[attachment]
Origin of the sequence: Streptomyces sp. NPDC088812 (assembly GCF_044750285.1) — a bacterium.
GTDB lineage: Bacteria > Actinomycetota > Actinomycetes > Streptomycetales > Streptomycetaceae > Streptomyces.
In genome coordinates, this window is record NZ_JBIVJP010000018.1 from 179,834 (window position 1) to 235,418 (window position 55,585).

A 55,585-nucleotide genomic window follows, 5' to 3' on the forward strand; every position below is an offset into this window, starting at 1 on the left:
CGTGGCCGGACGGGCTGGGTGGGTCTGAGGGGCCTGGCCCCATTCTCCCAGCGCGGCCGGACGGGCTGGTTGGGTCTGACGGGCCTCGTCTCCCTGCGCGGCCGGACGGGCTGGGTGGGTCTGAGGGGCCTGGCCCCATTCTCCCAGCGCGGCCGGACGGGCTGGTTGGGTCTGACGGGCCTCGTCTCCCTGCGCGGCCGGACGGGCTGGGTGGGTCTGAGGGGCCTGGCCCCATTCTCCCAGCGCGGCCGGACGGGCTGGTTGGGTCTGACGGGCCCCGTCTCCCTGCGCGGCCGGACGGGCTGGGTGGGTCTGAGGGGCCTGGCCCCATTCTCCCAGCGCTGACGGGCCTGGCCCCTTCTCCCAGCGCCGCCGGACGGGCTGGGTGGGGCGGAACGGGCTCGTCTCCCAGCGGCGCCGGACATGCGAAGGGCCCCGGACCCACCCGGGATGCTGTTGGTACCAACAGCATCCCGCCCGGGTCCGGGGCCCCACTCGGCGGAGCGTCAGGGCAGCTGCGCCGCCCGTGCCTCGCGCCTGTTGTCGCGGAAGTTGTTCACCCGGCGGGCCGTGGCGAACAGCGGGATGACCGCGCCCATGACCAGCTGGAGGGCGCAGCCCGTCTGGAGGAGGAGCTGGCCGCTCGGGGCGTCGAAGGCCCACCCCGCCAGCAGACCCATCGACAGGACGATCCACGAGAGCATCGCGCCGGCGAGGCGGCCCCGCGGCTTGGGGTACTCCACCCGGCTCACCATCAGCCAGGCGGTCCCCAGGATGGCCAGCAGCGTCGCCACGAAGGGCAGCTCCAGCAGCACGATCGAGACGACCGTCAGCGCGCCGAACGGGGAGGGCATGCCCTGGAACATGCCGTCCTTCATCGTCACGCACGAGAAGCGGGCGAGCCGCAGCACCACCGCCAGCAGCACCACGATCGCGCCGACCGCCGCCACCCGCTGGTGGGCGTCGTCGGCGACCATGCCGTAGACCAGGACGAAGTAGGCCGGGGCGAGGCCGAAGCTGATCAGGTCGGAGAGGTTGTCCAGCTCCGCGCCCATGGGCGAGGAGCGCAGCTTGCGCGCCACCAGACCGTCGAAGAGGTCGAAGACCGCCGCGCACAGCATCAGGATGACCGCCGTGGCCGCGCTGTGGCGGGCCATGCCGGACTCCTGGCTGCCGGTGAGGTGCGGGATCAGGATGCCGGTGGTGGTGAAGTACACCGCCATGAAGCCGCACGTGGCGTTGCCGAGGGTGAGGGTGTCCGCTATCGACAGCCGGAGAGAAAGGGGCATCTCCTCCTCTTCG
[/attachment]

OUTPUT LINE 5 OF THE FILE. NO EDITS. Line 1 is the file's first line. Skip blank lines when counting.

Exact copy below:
CGTGGCCGGACGGGCTGGGTGGGTCTGAGGGGCCTGGCCCCATTCTCCCAGCGCGGCCGGACGGGCTGGTTGGGTCTGACGGGCCTCGTCTCCCTGCGCGGCCGGACGGGCTGGGTGGGTCTGAGGGGCCTGGCCCCATTCTCCCAGCGCGGCCGGACGGGCTGGTTGGGTCTGACGGGCCTCGTCTCCCTGCGCGGCCGGACGGGCTGGGTGGGTCTGAGGGGCCTGGCCCCATTCTCCCAGCGCGGCCGGACGGGCTGGTTGGGTCTGACGGGCCCCGTCTCCCTGCGCGGCCGGACGGGCTGGGTGGGTCTGAGGGGCCTGGCCCCATTCTCCCAGCGCTGACGGGCCTGGCCCCTTCTCCCAGCGCCGCCGGACGGGCTGGGTGGGGCGGAACGGGCTCGTCTCCCAGCGGCGCCGGACATGCGAAGGGCCCCGGACCCACCCGGGATGCTGTTGGTACCAACAGCATCCCGCCCGGGTCCGGGGCCCCACTCGGCGGAGCGTCAGGGCAGCTGCGCCGCCCGTGCCTCGCGCCTGTTGTCGCGGAAGTTGTTCACCCGGCGGGCCGTGGCGAACAGCGGGATGACCGCGCCCATGACCAGCTGGAGGGCGCAGCCCGTCTGGAGGAGGAGCTGGCCGCTCGGGGCGTCGAAGGCCCACCCCGCCAGCAGACCCATCGACAGGACGATCCACGAGAGCATCGCGCCGGCGAGGCGGCCCCGCGGCTTGGGGTACTCCACCCGGCTCACCATCAGCCAGGCGGTCCCCAGGATGGCCAGCAGCGTCGCCACGAAGGGCAGCTCCAGCAGCACGATCGAGACGACCGTCAGCGCGCCGAACGGGGAGGGCATGCCCTGGAACATGCCGTCCTTCATCGTCACGCACGAGAAGCGGGCGAGCCGCAGCACCACCGCCAGCAGCACCACGATCGCGCCGACCGCCGCCACCCGCTGGTGGGCGTCGTCGGCGACCATGCCGTAGACCAGGACGAAGTAGGCCGGGGCGAGGCCGAAGCTGATCAGGTCGGAGAGGTTGTCCAGCTCCGCGCCCATGGGCGAGGAGCGCAGCTTGCGCGCCACCAGACCGTCGAAGAGGTCGAAGACCGCCGCGCACAGCATCAGGATGACCGCCGTGGCCGCGCTGTGGCGGGCCATGCCGGACTCCTGGCTGCCGGTGAGGTGCGGGATCAGGATGCCGGTGGTGGTGAAGTACACCGCCATGAAGCCGCACGTGGCGTTGCCGAGGGTGAGGGTGTCCGCTATCGACAGCCGGAGAGAAAGGGGCATCTCCTCCTCTTCG